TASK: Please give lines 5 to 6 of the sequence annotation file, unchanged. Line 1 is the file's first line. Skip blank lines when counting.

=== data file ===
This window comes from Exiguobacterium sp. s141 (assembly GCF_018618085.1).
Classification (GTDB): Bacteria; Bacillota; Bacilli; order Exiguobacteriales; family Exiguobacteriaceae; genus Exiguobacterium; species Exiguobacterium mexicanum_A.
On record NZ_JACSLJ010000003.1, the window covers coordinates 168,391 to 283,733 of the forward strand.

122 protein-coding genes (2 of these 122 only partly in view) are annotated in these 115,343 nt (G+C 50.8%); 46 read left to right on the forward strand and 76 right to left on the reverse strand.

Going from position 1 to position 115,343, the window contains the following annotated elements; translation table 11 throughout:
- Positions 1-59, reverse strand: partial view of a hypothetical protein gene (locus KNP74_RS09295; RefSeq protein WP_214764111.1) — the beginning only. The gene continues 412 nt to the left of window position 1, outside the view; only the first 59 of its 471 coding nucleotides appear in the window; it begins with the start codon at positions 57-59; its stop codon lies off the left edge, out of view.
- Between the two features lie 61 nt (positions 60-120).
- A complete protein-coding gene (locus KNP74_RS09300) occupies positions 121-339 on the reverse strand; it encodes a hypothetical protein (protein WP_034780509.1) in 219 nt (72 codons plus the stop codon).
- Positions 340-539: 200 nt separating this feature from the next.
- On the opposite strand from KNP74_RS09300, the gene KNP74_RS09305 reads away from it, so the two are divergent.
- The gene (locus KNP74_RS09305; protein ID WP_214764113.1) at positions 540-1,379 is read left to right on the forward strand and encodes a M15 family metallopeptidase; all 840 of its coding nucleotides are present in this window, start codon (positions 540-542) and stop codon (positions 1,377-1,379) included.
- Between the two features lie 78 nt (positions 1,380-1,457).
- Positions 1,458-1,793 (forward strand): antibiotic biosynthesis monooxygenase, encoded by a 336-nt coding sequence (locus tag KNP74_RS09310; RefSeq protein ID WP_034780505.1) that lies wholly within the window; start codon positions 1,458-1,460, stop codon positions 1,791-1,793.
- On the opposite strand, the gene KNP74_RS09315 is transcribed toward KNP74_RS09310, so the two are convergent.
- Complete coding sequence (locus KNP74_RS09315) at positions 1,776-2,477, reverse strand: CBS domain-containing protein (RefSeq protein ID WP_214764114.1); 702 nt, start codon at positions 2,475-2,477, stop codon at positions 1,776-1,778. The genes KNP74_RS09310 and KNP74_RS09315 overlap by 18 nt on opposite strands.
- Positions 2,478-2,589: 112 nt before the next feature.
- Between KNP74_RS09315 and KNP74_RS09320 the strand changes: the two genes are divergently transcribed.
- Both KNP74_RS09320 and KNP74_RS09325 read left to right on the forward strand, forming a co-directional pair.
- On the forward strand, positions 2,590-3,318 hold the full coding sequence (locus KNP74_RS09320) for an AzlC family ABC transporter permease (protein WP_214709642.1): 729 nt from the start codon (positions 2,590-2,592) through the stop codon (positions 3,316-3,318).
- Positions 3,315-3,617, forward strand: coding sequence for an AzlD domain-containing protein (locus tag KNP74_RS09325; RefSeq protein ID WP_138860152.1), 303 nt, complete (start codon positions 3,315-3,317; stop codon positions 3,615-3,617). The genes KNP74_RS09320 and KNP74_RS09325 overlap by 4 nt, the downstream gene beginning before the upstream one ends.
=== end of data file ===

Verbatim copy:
Going from position 1 to position 115,343, the window contains the following annotated elements; translation table 11 throughout:
- Positions 1-59, reverse strand: partial view of a hypothetical protein gene (locus KNP74_RS09295; RefSeq protein WP_214764111.1) — the beginning only. The gene continues 412 nt to the left of window position 1, outside the view; only the first 59 of its 471 coding nucleotides appear in the window; it begins with the start codon at positions 57-59; its stop codon lies off the left edge, out of view.